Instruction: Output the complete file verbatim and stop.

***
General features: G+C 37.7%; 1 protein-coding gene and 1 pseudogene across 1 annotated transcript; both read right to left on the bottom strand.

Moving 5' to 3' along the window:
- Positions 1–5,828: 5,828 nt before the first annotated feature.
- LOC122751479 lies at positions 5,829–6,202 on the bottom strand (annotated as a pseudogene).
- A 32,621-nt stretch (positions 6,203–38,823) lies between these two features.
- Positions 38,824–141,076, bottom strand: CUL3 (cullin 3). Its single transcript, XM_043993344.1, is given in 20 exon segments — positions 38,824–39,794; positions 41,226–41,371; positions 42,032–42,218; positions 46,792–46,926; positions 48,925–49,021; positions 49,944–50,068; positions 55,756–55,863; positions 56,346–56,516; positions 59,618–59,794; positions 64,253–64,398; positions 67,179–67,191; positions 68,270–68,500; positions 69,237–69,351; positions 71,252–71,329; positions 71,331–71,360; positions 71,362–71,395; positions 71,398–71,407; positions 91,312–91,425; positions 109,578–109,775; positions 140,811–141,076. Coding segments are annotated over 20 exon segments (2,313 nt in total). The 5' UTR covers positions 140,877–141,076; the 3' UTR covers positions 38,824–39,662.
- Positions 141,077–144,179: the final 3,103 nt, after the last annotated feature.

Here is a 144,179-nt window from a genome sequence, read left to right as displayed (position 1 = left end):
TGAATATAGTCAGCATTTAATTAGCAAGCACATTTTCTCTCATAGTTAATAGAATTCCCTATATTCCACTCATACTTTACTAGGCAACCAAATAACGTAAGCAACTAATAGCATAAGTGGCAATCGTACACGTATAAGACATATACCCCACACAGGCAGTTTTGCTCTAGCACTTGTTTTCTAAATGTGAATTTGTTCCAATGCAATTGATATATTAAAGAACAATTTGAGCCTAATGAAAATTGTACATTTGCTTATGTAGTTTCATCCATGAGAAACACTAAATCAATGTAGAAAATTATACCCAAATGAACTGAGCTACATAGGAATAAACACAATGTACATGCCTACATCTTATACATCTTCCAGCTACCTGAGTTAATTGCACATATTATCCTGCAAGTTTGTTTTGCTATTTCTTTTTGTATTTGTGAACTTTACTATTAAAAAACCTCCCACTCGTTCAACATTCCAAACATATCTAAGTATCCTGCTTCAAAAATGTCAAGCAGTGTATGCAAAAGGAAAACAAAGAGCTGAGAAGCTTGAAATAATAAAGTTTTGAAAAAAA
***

General features: G+C 37.7%; 1 protein-coding gene and 1 pseudogene across 1 annotated transcript; both read right to left on the bottom strand.

Moving 5' to 3' along the window:
- Positions 1–5,828: 5,828 nt before the first annotated feature.
- LOC122751479 lies at positions 5,829–6,202 on the bottom strand (annotated as a pseudogene).
- A 32,621-nt stretch (positions 6,203–38,823) lies between these two features.
- Positions 38,824–141,076, bottom strand: CUL3 (cullin 3). Its single transcript, XM_043993344.1, is given in 20 exon segments — positions 38,824–39,794; positions 41,226–41,371; positions 42,032–42,218; positions 46,792–46,926; positions 48,925–49,021; positions 49,944–50,068; positions 55,756–55,863; positions 56,346–56,516; positions 59,618–59,794; positions 64,253–64,398; positions 67,179–67,191; positions 68,270–68,500; positions 69,237–69,351; positions 71,252–71,329; positions 71,331–71,360; positions 71,362–71,395; positions 71,398–71,407; positions 91,312–91,425; positions 109,578–109,775; positions 140,811–141,076. Coding segments are annotated over 20 exon segments (2,313 nt in total). The 5' UTR covers positions 140,877–141,076; the 3' UTR covers positions 38,824–39,662.
- Positions 141,077–144,179: the final 3,103 nt, after the last annotated feature.

Here is a 144,179-nt window from a genome sequence, read left to right as displayed (position 1 = left end):
TGAATATAGTCAGCATTTAATTAGCAAGCACATTTTCTCTCATAGTTAATAGAATTCCCTATATTCCACTCATACTTTACTAGGCAACCAAATAACGTAAGCAACTAATAGCATAAGTGGCAATCGTACACGTATAAGACATATACCCCACACAGGCAGTTTTGCTCTAGCACTTGTTTTCTAAATGTGAATTTGTTCCAATGCAATTGATATATTAAAGAACAATTTGAGCCTAATGAAAATTGTACATTTGCTTATGTAGTTTCATCCATGAGAAACACTAAATCAATGTAGAAAATTATACCCAAATGAACTGAGCTACATAGGAATAAACACAATGTACATGCCTACATCTTATACATCTTCCAGCTACCTGAGTTAATTGCACATATTATCCTGCAAGTTTGTTTTGCTATTTCTTTTTGTATTTGTGAACTTTACTATTAAAAAACCTCCCACTCGTTCAACATTCCAAACATATCTAAGTATCCTGCTTCAAAAATGTCAAGCAGTGTATGCAAAAGGAAAACAAAGAGCTGAGAAGCTTGAAATAATAAAGTTTTGAAAAAAA